Now dawned the day of their victory, and they went forth from the prison into the amphitheatre as it were into heaven, cheerful and bright of countenance; if they trembled at all, it was for joy, not for fear. Perpetua followed behind, glorious of presence, as a true spouse of Christ and darling of God; at whose piercing look all cast down their eyes. Felicity likewise, rejoicing that she had borne a child in safety, that she might fight with the beasts, came now from blood to blood, from the midwife to the gladiator, to wash after her travail in a second baptism. And when they had been brought to the gate and were being compelled to put on, the men the dress of the priests of Saturn, the women the dress of the priestesses of Ceres, the noble Perpetua remained of like firmness to the end, and would not. For she said: For this cause came we willingly unto this, that our liberty might not be obscured. For this cause have we devoted our lives, that we might do no such thing as this; this we agreed with you. Injustice acknowledged justice; the tribune suffered that they should be brought forth as they were, without more ado. Perpetua began to sing, as already treading on the Egyptian's head. Revocatus and Saturninus and Saturus threatened the people as they gazed. Then when they came into Hilarian's sight, they began to say to Hilarian, stretching forth their hands and nodding their heads: You judge us, they said, and God you. At this the people being enraged besought that they should be vexed with scourges before the line of gladiators (those namely who fought with beasts). Then truly they gave thanks because they had received somewhat of the sufferings of the Lord.

[....]

But for the women the devil had made ready a most savage cow, prepared for this purpose against all custom; for even in this beast he would mock their sex. They were stripped therefore and made to put on nets; and so they were brought forth. The people shuddered, seeing one a tender girl, the other her breasts yet dropping from her late childbearing. So they were called back and clothed in loose robes. Perpetua was first thrown, and fell upon her loins. And when she had sat upright, her robe being rent at the side, she drew it over to cover her thigh, mindful rather of modesty than of pain. Next, looking for a pin, she likewise pinned up her dishevelled hair; for it was not meet that a martyr should suffer with hair dishevelled, lest she should seem to grieve in her glory. So she stood up; and when she saw Felicity smitten down, she went up and gave her her hand and raised her up. And both of them stood up together and the (hardness of the people being now subdued) were called back to the Gate of Life. There Perpetua being received by one named Rusticus, then a catechumen, who stood close at her side, and as now awakening from sleep (so much was she in the Spirit and in ecstasy) began first to look about her; and then (which amazed all there), When, forsooth, she asked, are we to be thrown to the cow? And when she heard that this had been done already, she would not believe till she perceived some marks of mauling on her body and on her dress. Thereupon she called her brother to her, and that catechumen, and spoke to them, saying: Stand fast in the faith, and love you all one another; and be not offended because of our passion.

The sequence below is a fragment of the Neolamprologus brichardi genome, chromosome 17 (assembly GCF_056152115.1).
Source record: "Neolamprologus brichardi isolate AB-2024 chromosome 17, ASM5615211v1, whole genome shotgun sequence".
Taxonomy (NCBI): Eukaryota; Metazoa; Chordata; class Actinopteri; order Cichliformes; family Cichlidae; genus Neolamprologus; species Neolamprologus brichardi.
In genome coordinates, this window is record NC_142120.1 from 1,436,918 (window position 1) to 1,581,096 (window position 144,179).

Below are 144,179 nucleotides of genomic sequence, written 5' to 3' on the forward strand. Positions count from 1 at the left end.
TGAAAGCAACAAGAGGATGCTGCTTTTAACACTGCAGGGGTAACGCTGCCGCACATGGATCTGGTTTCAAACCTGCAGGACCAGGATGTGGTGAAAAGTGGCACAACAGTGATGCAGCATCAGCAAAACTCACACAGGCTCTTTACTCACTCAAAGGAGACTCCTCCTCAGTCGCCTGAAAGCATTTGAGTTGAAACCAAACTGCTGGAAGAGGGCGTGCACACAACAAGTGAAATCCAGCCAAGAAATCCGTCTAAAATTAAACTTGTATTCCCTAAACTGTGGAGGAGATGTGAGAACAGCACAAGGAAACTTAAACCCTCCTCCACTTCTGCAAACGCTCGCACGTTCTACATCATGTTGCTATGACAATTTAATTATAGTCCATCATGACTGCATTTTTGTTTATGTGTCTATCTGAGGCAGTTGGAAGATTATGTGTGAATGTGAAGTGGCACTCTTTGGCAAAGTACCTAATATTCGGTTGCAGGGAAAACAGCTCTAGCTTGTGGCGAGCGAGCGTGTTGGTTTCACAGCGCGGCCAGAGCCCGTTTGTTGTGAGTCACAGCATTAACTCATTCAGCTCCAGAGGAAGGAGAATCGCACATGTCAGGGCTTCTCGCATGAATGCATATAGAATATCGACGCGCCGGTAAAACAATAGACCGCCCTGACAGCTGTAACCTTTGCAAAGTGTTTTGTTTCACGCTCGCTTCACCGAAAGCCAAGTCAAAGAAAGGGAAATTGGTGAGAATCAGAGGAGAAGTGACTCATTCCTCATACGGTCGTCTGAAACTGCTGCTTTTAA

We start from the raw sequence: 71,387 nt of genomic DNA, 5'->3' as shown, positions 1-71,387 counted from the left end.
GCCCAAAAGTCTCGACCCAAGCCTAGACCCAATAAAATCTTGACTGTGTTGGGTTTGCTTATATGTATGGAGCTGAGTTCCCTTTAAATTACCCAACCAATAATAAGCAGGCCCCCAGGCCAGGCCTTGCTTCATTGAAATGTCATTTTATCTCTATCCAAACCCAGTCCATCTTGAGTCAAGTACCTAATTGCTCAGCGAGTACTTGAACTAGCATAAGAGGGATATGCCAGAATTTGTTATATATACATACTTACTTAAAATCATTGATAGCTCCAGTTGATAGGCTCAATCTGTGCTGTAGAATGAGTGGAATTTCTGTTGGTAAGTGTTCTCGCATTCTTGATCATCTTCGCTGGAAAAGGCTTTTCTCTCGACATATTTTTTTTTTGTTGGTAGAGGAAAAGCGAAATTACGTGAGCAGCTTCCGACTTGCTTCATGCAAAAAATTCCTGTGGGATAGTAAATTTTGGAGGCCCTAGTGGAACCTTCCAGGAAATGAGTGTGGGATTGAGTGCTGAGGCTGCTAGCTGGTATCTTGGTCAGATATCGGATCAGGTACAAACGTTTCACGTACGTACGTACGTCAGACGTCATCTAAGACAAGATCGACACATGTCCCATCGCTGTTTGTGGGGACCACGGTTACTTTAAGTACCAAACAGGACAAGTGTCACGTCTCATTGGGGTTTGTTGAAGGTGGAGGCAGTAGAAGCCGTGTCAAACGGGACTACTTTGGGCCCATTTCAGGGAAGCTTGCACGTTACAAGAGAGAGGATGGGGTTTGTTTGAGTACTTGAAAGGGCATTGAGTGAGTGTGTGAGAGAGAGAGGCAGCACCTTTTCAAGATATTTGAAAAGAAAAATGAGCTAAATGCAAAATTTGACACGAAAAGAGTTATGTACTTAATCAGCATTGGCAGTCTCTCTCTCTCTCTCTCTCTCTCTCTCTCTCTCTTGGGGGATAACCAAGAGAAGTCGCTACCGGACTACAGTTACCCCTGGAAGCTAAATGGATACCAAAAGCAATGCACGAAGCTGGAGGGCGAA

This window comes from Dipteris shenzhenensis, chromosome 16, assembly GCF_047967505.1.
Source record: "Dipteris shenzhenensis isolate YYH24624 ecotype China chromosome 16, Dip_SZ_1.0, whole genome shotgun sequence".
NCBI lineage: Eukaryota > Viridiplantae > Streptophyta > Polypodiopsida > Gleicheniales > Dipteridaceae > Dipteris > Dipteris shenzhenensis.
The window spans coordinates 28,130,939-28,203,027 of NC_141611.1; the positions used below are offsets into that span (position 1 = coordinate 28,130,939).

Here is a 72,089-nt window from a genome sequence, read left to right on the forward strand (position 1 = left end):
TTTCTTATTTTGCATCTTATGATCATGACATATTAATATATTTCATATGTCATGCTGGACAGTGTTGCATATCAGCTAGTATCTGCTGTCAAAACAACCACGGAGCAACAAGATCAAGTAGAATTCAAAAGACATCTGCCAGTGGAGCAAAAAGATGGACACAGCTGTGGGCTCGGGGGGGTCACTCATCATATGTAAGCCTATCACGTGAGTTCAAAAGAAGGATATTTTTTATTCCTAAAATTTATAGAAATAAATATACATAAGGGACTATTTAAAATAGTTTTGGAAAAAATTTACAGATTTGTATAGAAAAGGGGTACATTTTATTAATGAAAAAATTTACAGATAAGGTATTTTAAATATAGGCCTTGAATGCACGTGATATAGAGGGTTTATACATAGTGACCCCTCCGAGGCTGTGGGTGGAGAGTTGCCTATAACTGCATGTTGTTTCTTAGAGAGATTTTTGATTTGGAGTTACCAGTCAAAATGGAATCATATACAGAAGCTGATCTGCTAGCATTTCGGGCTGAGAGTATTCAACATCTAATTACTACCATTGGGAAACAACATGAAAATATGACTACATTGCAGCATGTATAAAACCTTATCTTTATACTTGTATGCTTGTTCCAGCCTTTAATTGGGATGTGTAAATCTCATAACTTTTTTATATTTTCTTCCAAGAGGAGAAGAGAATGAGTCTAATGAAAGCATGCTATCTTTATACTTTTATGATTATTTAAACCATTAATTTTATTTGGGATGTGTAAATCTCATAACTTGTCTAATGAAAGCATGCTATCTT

(Image)

Friday, March 1, 2013

Hidden in the Sacred Heart of Jesus

From Fr. Mark:
Devotion to the Sacred Heart, thus understood, is a manifestation in the Church of the Holy Spirit, "helping us in our weakness; for we do not know how to pray as we ought" (Rom 8:26).5 The Sacred Heart is, in the life of the Church, the organ by which "the Spirit intercedes for the saints according to the will of God" (Rom 8:27).
Cardinal Ratzinger wrote: "We see who Jesus is if we see him at prayer. The Christian confession of faith comes from participating in the prayer of Jesus, from being drawn into his prayer and being privileged to behold it; it interprets the experience of Jesus' prayer, and its interpretation of Jesus is correct because it springs from a sharing in what is most personal and intimate to him".6

This is the prayer of the Sacred Heart, the prayer that filled the days and nights of Jesus' earthly life, the prayer that suffused his sufferings and ascended from the Cross at the hour of his death, the prayer that with him descended into the depths of the earth, the prayer that continues uninterrupted in the glory of his risen and ascended life, the prayer that is ceaseless in the Sacrament of the Altar....

The prayer of the Heart of Christ at the hour of his sacrifice passes entirely into the heart of the Church, where it is prolonged and actualized "from the rising of the sun to its setting" (Mal 1:11) in the Liturgy of the Hours and in the mystery of the Eucharist.

Cardinal Ratzinger asks if, after the once-for-all Pasch of Jesus, anything more is needed. "After the tearing of the Temple curtain and the opening up of the heart of God in the pierced heart of the Crucified, do we still need sacred space, sacred time, mediating symbols? Yes, we do need them, precisely so that, through the 'image', through the sign, we learn to see the openness of heaven. We need them to give us the capacity to know the mystery of God in the pierced heart of the Crucified".14

It is through the liturgy, first and above all, that we pass over into the prayer of the Sacred Heart, the word to the Father forever inscribed in his pierced side. (Read entire post.)